My friend, may I ask you a question? When it comes to knowing what’s right, is it proper for a Christian to express this to others? Or, are we being judgmental when, moved by our faith, we tell others about how God expects them to live?
My friend, life’s a story, welcome to This Passing Day. I’m Mark Brunner.
Did you ever hear this? “Well, what’s right for you, may not be right for me. We both might be right.” I’ve heard that more often than I wish to admit. It’s called moral relativism. “If we’re both right, we’re both happy and we’re both equal. And, isn’t that what living in society is all about?” In other words, standards to live by are old fashioned. Only prudes lives by them and to insist that others live by the same standards that you do is, well, being judgmental. Right?
When it comes to knowing what’s right, is it proper for a Christian to express this to others? Or, are we being judgmental when, moved by our faith, we tell others about how God expects them to live?
Here’s a comment from Richard Mouw: At a recent gathering of seminary professors, one teacher reported that at his school the most damaging charge one student can lodge against another is that the person is being “judgmental.” He found this pattern very upsetting. “You can’t get a good argument going in class anymore,” he said. “As soon as some- body takes a stand on any important issue, someone else says that the person is being judgmental. And that’s it. End of discussion–everyone is intimidated!” Many of the other professors nodded knowingly. There seemed to be a consensus that the fear of being judgmental has taken on epidemic proportions. Is the call for civility just another way of spreading this epidemic? If so, then I’m against civility. But I really don’t think that this is what being civil is all about. (Uncommon Decency, Richard J. Mouw, pp. 20-21)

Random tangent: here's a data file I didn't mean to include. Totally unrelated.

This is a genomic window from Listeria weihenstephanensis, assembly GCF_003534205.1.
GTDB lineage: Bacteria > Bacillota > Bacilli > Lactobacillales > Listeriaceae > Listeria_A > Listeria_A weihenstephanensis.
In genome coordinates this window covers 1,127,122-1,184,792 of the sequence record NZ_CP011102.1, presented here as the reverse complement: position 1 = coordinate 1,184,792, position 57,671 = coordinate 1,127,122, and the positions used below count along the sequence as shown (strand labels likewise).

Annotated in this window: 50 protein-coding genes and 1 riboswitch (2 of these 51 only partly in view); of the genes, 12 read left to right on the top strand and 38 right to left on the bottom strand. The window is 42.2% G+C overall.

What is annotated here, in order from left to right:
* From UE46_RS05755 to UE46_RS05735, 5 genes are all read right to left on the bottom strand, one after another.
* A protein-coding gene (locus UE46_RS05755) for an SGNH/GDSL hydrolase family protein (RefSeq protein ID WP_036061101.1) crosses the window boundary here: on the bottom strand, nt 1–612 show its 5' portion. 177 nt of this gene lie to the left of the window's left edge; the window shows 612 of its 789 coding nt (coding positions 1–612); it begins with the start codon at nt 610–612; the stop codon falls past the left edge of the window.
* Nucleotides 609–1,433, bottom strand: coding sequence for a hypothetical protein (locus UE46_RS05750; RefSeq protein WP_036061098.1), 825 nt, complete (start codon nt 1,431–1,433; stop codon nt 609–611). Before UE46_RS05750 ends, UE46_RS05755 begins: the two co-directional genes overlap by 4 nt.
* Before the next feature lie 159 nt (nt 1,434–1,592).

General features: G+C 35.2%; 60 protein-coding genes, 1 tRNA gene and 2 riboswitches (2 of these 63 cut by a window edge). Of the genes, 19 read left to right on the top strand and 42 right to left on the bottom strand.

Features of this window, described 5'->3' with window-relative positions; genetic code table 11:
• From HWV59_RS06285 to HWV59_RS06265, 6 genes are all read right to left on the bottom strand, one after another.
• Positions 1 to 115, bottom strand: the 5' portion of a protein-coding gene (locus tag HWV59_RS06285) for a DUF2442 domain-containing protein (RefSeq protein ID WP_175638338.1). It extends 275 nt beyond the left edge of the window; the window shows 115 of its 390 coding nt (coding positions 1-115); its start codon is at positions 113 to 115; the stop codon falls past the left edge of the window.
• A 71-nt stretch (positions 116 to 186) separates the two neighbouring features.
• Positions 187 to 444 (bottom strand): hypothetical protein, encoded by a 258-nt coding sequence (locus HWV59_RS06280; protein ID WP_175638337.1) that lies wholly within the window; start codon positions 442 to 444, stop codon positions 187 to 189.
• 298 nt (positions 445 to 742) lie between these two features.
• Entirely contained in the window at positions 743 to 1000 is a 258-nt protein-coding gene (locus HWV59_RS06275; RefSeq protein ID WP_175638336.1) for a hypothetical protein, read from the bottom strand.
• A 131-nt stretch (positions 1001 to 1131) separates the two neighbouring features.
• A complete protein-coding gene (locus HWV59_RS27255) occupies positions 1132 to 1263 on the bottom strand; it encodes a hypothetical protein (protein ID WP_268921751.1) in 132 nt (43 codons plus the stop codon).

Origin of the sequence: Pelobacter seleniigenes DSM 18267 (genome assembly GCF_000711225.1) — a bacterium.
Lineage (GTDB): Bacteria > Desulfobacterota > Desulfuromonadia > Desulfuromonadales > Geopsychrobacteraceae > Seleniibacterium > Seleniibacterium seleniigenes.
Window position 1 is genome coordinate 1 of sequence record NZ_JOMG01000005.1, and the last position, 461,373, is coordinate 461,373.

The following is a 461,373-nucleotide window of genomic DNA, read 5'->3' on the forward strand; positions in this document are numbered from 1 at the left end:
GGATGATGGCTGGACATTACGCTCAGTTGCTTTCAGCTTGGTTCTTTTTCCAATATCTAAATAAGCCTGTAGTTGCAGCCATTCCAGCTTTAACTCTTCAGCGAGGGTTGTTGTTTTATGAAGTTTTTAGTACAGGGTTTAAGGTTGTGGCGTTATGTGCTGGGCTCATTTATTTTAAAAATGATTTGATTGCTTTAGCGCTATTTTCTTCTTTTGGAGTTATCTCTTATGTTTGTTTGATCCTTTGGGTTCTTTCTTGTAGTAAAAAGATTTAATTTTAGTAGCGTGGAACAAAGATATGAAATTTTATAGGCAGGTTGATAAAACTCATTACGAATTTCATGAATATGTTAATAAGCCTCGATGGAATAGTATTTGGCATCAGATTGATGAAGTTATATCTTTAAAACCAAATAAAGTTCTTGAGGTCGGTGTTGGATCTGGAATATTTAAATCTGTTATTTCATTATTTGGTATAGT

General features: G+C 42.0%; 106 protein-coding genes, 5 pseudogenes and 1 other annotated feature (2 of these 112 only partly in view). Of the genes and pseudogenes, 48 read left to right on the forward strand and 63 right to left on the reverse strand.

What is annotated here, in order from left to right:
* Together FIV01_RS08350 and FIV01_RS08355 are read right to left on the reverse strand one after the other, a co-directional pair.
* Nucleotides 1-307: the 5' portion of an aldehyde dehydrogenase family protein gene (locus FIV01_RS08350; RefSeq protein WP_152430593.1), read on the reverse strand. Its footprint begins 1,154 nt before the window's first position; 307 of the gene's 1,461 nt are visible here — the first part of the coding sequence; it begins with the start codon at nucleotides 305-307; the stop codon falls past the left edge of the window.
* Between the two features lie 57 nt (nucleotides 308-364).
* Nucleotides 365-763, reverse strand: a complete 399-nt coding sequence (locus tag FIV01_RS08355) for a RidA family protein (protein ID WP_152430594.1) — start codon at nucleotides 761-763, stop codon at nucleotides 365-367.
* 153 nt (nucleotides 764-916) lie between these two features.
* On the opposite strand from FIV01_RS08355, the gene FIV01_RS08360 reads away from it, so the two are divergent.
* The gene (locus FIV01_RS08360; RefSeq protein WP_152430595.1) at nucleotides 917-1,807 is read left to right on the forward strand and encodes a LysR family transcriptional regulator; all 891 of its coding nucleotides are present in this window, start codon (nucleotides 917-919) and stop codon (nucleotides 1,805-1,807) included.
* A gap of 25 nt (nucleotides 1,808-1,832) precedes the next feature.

Christian civility does not commit us to a perspective that everything is relative. Being civil doesn’t mean that we can’t criticize what goes on around us. Civility doesn’t require us to approve of what other people believe and do. It’s one thing to insist that other people have the right to express their convictions; it’s another thing to say that they’re right in doing so. To say that all beliefs and values are equal is to endorse moral relativism – a perspective that is incompatible with Christian faith.Christian civility does not mean refusing to make judgments about what is good and true. Besides, it’s impossible never to judge. Even telling someone else that he is being judgmental is a rather judgmental thing to do!
We pray. Heavenly Father, we are brought up from childhood with the all adage, “Never judge others. That’s up to God.” Yet Father, when we observe behavior in others, especially those we love and respect, those as well that belong to the Church, are we to shrug our shoulders and simply walk away without saying a word? If we know the truth, but fail to present the truth, aren’t we just as guilty as the sinner for not sharing the truth with them? Forgive us Father when we neglect to share the truth because we are afraid to pass “judgment” on others. We know that only You can judge, but You give us Your Word and it reveals the truth to us. Help us to share what Your Word reveals to the sinner when we are confronted with sin. Remind us that this is not judging, but showing good Christian judgment. Only You can judge a heart, but we can share the truth. In Jesus name we pray. Amen!
Therefore my friend, do not worry about tomorrow, for tomorrow will worry for itself; each day has enough trouble of its own. (Matt 6:34) This Passing Day. May this passing day honor our Lord and Savior Jesus Christ and be a blessing to you and everyone you meet. Find a stranger and say hello. Don't let another day pass without your day blessing someone else.
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<email@example.com> From Beech Springs, God bless you for Jesus sake.